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Student loan refunds on payments made during the payment pause

Many Americans still paid their student loans off during the pandemic and took advantage of the paused interest. Now, they may want refunds if they can get forgiveness.

Student loans and payment refunds following studen loan forgiveness announcement.

This is especially true for those who got their payments below $10,000, otherwise they won’t have the debt requirement for the forgiveness.

According to Marca, around 45 million Americans made payments on their student loans during the pandemic. This both reduced their principle and gave them a headstart on paying interest down.

Now, there may be good reasons to request refunds.

Student loan forgiveness plan

An announcement made by President Joe Biden stated that up to $20,000 in student loan forgiveness would be given to American borrowers. Student loan repayments will begin again January 1, 2023. Interest and repayments have been paused since the pandemic started in 2020.

The Federal Office of Student Aid recently shared that those who were paying on their student loans can get a refund. Any borrowers who made payments on these loans since March 13, 2020, can ask for the payments to be refunded.

Once you’re refunded the money, your debt will return to what it was before the pandemic began. The $10,000 or $20,000 in forgiveness will then be applied to that amount. The $20,000 is for those who had Pell Grants.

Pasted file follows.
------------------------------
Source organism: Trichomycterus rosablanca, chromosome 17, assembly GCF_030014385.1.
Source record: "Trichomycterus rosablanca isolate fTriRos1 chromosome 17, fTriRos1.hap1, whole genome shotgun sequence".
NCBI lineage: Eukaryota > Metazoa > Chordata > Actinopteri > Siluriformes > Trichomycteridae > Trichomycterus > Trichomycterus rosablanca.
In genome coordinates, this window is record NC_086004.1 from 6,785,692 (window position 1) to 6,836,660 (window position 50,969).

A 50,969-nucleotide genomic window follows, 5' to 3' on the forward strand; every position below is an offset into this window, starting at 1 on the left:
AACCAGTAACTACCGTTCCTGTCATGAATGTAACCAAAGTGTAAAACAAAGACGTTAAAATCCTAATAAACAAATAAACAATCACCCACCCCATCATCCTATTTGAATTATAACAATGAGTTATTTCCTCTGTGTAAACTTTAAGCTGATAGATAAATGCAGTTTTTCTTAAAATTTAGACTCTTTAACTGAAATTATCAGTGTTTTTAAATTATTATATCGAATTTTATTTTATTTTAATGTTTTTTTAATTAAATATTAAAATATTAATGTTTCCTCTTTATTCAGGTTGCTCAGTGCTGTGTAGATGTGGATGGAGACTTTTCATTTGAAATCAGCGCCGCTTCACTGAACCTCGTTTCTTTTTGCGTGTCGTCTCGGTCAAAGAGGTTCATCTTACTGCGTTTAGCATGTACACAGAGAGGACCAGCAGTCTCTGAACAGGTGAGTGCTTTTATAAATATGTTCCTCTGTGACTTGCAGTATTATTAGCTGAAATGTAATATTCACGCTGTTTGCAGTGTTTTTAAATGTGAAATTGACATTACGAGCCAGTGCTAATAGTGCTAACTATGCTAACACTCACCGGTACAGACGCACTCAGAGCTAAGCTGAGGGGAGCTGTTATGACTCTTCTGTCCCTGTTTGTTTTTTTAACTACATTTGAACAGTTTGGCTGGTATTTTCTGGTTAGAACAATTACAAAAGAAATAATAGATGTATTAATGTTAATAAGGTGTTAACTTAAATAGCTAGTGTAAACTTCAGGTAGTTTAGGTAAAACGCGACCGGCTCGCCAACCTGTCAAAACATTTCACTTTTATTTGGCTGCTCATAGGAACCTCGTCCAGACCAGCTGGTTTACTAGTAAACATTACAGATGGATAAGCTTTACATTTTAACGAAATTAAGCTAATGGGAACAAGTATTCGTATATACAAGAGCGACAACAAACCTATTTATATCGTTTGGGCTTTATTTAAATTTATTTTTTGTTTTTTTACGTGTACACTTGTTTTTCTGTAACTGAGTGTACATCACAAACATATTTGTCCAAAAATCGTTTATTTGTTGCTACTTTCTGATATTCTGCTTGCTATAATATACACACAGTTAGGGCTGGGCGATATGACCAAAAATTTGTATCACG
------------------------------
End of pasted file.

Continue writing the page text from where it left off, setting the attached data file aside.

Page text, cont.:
Getting the refund for the payments you made

To get the full refund for your payments you made, you’ll need to do a few things. First, the Department of Education suggests that you call your loan servicer to ask for a refund on any payments you made after the payment pause began.

You may need to give your servicer information like how much you paid on your loan and when you made the payments. There may also be some major hold times happening.

You can find additional information regarding loans and payments as well as forgiveness on the Federal Office of Student Aid website and the Department of Education website. Keep in mind the sites are also very busy due to traffic, so you may also experience waiting times as pages slowly load.

You may request some or all of the payments you decided to make when the pause began. This can happen as long as they’re federal loans through the Department of Education.

You cannot get refunds on the following types of loans

  • non-defaulted Perkins and Health Education Assistance Loans (HEAL)
  • Federal Family Education Loans (FFEL)
  • non-Department of Education-owned Health Education Assistance Loans (HEAL)
  • private student loans

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